By default, a Search is run on indexing data for documents. Content Search provides a deeper level of business intelligence by looking within the text-based documents in your database for keywords or phrases. Each document found is further weighed for relevance by the number of times the keywords (“hits’) are located. The hits are highlighting in the Document Viewer, so that users can navigate from hit to hit in a document image.
When the Content Search is run, there will be a text box to enter keywords. Content Searches are run in the same way as other Searches, with the addition of the Keyword text box, where users enter words or phrases to search for within the document’s text. Users can create simple word searches or more complex queries using tools for logical operator concatenated (look for this and that, look for this or for that), phrase-based searching, and proximity searching. Content Search enables keyword, fuzzy, stemming, phrase, and wildcard searching within the contents of a text-searchable document and highlights any matching instances. Please refer to Understanding Content-Based Searches for more details.
There are three steps to successfully configuring search document contents: first the Archive selected must be a Content-Searchable Archive; next the documents searched must have text-based content; and finally, the Search must be enabled for Content Search.
To do full-text searching of document content, based on an OCR scan of the document, do the following:
Create a Search for the Archive, click Advanced, and in the Options group, enable Content Search Enabled. (Note that a Search must have at least one Index Field assigned, including Content Searches.)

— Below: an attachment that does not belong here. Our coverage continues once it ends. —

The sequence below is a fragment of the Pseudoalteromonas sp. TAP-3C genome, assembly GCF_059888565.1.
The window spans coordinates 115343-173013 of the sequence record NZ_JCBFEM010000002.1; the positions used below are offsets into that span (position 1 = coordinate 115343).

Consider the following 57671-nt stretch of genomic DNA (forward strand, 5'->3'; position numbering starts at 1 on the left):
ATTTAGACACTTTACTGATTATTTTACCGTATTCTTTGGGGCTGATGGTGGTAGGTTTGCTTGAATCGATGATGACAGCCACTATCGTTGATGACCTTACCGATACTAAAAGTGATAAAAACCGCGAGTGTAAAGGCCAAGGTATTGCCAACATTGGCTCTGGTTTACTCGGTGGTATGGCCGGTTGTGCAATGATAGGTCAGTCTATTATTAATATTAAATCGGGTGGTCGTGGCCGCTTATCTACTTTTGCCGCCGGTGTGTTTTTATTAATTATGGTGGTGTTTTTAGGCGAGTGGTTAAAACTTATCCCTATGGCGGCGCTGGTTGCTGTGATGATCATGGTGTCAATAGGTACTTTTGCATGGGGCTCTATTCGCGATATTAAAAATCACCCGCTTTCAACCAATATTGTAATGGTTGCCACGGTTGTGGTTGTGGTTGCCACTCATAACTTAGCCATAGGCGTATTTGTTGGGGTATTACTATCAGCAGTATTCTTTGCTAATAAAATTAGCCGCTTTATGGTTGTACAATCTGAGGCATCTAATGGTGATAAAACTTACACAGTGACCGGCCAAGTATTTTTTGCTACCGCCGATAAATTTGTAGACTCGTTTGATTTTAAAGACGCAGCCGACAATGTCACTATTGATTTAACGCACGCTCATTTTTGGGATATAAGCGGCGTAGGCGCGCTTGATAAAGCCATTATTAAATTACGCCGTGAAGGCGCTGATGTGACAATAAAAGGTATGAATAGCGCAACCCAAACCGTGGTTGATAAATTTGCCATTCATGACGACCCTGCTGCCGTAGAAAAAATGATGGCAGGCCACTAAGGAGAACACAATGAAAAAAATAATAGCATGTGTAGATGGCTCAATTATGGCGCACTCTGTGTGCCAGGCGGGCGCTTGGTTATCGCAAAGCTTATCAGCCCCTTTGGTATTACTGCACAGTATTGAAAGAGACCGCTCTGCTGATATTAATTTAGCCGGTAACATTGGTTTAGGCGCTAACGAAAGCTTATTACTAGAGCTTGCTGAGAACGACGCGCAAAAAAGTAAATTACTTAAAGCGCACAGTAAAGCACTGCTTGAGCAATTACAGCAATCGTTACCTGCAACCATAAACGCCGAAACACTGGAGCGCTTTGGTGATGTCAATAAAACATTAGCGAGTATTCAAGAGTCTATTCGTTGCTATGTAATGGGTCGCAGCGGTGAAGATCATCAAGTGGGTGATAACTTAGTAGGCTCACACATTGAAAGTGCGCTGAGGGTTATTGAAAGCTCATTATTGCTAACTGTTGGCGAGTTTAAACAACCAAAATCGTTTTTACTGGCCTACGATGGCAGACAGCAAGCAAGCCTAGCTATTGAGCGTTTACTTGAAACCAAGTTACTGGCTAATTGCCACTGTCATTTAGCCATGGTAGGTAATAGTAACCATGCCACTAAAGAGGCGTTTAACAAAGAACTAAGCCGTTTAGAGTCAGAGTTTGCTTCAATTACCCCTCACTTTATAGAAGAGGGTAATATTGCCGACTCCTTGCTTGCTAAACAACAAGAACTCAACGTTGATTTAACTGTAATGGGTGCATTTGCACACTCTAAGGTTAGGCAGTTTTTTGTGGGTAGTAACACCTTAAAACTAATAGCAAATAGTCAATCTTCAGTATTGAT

In the Content Search Options group that appears, optionally select one or more of the following:
Phonics – Enable to use phonic (“sounds like”) searching.
Fuzziness – Enable to allow for “degree of wrongness” allowed for search criteria. Enter a number (1 - 10) in the text box or use the arrows to increase or decrease the amount. This number represents the number or allowable incorrect characters. For example, a fuzziness of 1 would allow a search for "appple" to find the word "apple".
Stemming – Stemming extends a search to cover grammatical variations on a word. For example, a search for fish would also find fishing.
Content Searching Special Characters or Content Search Modifiers.
* Wildcard, “Zero to many chars,” 1 or more, anywhere in search term
? Wildcard, “One and only one char,” 1 or more, anywhere in search term
= Wildcard, “One and only one digit,” 1 or more, anywhere in search term
% Fuzzy, “Degree of wrongness,” 1 or more, anywhere in search term
# Phonic, “Sounds like,” 1 at beginning of search term
~ Stemming, “Forms of the word,” 1 at end of search term
AND/OR/NOT, Boolean, use between terms
w/#, acts as AND but within # words of each other
( ) Parenthetical Control, use around terms to control order of operation
“ “ Phrase, use quotes around a string of words to search for a phrase
#~~# Numeric Range, searches for string of digits, not values